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The packaging of DVDs between practicality and enjoyment

Del: 02/11/2006

 

Let’s start with a little test: I have a small collection of films made up of those titles that in some way I consider essential to have on DVD.
The titles are: “Animal House”, “Blues Brothers”, “Apocalypse Now”, “The Hunter”, the slipcase box of the 1st series of “Twin Peaks”.
And now the test: how old am I?
Most of you are probably close to the solution (42-editor’s note), and probably some of you are able to take a good guess at the type of books I am interested in or what kind of clothing I prefer in my free time.
So the so called cultural goods tell many things about us, and, in particular in this article I tackle DVD films that have assumed a function that goes beyond the personal use and enjoyment linked to watching the film itself.
The DVD film is literally watched by he/she who purchases it, but it is also seen by he/she who comes in our home and notices our collection of films exactly like books and music CDs. A collection of well-sorted DVDs is able to provide alone the subject of conversation during a dinner or gathering with friends.
"No! you’ve got the slipcase box of UFO, where did you find it?"
"Fantastic! I saw it a long time ago and I have never been able to find it"
"Do you remember the shooting scene on the staircase?"

Now let’s think of when a movie is given as a present. Giving a movie as a present often means wanting to share an emotion with who receives the gift. I expect the person who receives it , to watch it and tell me what he/she thinks about it, what he/she felt, or in the case it’s a collection slipcase , that he/she appreciates the effort I made to find it or the effort I made to discover his/her tastes. (“How did you know I love X-Files ?”).
The DVD film is, therefore, at the same time a “fast”consumer product that, however, encloses a series of emotional values that make it extremely difficult to outline the logic of marketing and above all the logic related to the packaging.
In this market, actually, the evolution of packaging is following paths that have been for long irregular and fascinating. Some rules which seemed absolutely strict for the choice of the type of packaging are giving in to solutions that make sense more from enjoyment than from practicality. I think that paths that could emerge even in other markets and for other products can be highlighted since the evolution of the DVD packaging and since the attempt to trace the logic that governs the choice of endless existing solutions.

Let’s start by describing some characteristics of the market and of its evolution.
The DVD market is constantly growing since the first home DVD players have appeared, and still today, its development is going on also thanks to the diffusion of CD/DVD players inserted in PCs. The progressive replacement of old VHS players with the DVD players surely guarantees a further growth of the market destined, however, to decline in a short/medium period.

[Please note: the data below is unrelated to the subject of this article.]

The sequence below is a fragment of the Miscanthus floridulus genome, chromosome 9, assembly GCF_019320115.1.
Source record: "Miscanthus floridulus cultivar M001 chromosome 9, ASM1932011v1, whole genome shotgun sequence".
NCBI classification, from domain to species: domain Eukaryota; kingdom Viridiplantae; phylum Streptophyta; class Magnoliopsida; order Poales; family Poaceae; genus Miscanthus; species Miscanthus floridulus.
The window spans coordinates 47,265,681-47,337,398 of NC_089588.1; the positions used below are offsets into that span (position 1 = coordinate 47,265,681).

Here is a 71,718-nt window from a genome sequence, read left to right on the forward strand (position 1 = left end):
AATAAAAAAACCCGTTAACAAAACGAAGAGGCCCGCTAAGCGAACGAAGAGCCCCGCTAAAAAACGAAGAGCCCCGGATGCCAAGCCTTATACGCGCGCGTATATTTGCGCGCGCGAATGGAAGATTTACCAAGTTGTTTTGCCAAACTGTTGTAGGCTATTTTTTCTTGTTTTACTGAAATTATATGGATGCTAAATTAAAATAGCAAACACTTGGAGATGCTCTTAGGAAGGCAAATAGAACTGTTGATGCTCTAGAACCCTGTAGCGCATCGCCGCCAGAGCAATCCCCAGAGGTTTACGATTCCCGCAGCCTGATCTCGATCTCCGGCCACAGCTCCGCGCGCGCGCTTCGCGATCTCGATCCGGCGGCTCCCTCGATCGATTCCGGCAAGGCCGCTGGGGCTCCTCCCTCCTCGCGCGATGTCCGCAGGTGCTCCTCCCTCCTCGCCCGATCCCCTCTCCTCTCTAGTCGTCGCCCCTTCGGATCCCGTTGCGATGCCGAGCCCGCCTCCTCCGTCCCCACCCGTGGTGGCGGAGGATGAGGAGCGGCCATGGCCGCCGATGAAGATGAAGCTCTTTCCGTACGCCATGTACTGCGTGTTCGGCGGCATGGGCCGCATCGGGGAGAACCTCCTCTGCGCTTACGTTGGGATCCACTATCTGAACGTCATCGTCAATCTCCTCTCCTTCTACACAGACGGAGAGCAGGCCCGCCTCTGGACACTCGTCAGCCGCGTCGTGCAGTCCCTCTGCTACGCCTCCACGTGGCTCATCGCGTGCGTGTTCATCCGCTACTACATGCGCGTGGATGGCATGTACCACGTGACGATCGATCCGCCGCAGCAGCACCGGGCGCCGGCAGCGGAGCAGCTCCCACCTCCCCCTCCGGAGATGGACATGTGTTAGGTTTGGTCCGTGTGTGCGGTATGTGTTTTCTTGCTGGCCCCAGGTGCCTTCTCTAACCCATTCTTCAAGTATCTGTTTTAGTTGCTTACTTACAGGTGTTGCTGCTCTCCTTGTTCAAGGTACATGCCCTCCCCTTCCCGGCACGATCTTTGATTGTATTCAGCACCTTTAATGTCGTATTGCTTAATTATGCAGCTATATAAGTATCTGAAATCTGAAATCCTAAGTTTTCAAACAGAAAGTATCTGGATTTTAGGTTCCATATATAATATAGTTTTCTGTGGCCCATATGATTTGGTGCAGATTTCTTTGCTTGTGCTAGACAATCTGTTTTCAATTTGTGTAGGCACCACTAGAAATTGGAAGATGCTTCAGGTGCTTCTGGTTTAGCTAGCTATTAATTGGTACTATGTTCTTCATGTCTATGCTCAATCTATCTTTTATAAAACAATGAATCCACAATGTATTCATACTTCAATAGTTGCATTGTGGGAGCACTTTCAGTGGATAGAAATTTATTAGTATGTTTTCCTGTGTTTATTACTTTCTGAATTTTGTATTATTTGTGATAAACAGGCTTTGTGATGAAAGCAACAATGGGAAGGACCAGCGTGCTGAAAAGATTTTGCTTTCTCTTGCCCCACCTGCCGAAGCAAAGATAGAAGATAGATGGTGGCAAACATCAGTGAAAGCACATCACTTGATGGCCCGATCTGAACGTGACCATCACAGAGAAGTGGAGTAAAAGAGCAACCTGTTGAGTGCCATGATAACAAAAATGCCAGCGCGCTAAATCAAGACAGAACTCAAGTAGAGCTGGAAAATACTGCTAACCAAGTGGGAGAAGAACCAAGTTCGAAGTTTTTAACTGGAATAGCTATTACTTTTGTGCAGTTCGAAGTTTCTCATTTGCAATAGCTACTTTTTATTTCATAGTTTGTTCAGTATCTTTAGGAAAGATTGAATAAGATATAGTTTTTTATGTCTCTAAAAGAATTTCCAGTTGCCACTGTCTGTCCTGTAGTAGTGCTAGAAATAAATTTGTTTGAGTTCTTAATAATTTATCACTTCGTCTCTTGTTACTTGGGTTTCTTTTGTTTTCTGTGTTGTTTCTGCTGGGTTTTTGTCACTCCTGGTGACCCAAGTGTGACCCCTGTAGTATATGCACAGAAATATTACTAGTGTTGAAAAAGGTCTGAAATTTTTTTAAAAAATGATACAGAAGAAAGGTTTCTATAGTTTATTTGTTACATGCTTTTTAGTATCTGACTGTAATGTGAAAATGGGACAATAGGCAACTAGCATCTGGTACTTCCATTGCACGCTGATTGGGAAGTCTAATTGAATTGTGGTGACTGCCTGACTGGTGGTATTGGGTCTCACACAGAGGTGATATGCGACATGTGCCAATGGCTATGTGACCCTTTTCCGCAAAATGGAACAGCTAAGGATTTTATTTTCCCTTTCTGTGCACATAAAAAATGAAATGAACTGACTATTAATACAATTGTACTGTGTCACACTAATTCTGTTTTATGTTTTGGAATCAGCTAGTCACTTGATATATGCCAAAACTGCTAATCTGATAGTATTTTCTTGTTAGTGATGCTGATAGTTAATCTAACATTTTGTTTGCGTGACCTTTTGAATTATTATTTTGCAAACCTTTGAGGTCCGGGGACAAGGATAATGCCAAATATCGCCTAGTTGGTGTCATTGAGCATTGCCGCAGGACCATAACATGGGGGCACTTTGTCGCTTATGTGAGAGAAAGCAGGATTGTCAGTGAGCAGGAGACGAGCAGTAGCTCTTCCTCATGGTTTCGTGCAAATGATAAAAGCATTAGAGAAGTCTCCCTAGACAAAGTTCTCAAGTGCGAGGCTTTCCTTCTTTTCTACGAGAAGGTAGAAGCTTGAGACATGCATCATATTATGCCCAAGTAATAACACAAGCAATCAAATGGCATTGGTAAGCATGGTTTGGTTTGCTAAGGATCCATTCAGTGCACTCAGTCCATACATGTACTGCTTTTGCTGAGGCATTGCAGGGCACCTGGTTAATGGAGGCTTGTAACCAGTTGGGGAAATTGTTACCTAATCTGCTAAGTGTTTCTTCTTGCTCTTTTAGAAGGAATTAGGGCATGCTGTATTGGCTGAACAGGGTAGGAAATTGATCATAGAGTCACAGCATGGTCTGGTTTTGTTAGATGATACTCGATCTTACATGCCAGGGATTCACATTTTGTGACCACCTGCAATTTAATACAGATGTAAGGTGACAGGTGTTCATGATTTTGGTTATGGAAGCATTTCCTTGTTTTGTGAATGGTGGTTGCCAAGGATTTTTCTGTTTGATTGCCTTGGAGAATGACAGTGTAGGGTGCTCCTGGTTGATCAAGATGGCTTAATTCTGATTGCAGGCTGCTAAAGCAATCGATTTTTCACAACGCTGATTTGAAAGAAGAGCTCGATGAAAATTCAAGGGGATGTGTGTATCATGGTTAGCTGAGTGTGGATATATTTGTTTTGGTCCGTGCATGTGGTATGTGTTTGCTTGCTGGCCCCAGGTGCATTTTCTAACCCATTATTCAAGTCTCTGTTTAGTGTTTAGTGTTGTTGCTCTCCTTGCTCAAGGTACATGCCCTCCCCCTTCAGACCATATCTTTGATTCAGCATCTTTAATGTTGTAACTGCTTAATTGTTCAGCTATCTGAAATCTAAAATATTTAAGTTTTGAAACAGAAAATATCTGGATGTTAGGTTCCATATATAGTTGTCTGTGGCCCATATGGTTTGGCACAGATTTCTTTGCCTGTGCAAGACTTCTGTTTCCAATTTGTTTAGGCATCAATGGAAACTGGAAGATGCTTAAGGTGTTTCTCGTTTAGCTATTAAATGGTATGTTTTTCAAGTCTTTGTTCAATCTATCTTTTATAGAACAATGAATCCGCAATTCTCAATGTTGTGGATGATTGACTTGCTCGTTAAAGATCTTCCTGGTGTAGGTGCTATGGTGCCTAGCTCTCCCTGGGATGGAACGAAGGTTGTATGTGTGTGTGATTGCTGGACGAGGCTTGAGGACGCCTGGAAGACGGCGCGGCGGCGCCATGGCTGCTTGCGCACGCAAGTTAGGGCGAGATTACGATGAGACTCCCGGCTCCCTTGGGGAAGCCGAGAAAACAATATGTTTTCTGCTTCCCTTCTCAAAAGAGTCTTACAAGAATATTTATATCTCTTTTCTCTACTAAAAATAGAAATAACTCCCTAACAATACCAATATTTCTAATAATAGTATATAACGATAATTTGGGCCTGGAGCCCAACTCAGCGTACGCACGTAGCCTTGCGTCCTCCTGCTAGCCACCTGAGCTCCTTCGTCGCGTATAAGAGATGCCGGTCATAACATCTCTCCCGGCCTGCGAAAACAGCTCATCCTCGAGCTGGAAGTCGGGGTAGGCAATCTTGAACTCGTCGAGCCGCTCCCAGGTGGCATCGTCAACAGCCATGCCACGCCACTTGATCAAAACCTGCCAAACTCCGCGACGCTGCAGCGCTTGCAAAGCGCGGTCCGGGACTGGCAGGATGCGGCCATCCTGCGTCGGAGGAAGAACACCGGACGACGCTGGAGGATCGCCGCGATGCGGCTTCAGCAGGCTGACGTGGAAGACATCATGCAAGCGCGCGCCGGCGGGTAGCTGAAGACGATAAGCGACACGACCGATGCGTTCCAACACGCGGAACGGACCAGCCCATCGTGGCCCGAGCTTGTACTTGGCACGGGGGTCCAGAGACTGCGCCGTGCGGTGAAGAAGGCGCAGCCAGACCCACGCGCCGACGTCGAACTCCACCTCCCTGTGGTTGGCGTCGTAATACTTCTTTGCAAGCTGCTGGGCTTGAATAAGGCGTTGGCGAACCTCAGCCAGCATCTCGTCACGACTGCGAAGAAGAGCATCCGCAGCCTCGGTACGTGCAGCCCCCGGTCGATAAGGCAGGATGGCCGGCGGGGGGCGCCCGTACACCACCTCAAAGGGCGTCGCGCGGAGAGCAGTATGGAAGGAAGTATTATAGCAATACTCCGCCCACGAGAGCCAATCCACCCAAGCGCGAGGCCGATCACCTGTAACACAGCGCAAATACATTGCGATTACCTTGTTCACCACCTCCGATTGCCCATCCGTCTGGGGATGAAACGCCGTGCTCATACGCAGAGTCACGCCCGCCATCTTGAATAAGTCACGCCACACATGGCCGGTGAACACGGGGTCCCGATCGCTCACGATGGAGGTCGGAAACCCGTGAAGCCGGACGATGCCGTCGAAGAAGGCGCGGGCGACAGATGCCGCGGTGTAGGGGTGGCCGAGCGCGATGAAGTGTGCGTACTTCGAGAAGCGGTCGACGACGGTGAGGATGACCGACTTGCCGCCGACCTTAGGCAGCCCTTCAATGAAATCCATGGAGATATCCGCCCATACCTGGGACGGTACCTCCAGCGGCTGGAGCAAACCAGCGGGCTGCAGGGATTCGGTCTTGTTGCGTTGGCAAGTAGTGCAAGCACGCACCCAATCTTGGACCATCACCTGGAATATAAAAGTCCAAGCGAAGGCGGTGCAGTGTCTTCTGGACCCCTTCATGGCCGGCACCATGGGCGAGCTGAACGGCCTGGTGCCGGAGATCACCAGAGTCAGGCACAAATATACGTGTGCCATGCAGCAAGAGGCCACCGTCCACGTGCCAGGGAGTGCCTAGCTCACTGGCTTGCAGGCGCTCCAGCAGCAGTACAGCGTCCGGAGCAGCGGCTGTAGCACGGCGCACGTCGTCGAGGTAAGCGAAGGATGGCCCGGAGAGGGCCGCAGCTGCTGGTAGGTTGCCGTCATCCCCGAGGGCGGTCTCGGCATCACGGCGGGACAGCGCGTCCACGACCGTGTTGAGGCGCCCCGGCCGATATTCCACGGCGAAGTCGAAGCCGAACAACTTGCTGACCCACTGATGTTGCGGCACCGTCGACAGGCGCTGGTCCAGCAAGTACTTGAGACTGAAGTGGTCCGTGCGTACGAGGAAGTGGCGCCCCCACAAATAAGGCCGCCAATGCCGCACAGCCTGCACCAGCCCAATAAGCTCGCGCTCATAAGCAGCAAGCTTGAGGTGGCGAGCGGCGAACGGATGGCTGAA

In the meantime, the offer of films has increased exponentially since, besides the films recently produced, a flourishing market of editions on DVD has developed, which covers all the classic filmography, from John Ford to Jaques Tatì , up to the Italian trash or the American B-Movies. Likewise, a flourishing market of pricey TV series collections in slipcase boxes has developed , which include an entire season of titles and that go from the recent CSI to the “cult” like Ufo or Twin Peaks reaching even 60/70 € of value.
Therefore, the availability of DVD is huge and covers each possible area of interest, passion or, at times, mania.
However, the availability of films extends impressively if we add to the official availability also that of the pirate availability so we consider that through the net it is possible today to download a premier film in a few hours or get a duplicated DVD film illegally.
Actually, the normal question that would be natural to ask is: “if it’s so easy to get a film for free why should we why buy it?”. So we start considering the availability of appropriate technology, the practicality of the use of download software and the quality of the films available on the Net, but I prefer to answer with a simple question: would you give a friend a downloaded movie as a birthday present?
If you are shocked by the mere idea, I invite you to think that really, the film that you want to give as a gift can be found on the net or rented and then duplicated. The use of the product in itself would not change but the drawn value of the film changes enormously if it has a suitable packaging and this is still today the best defence of the product that this market displays.

 

 
 

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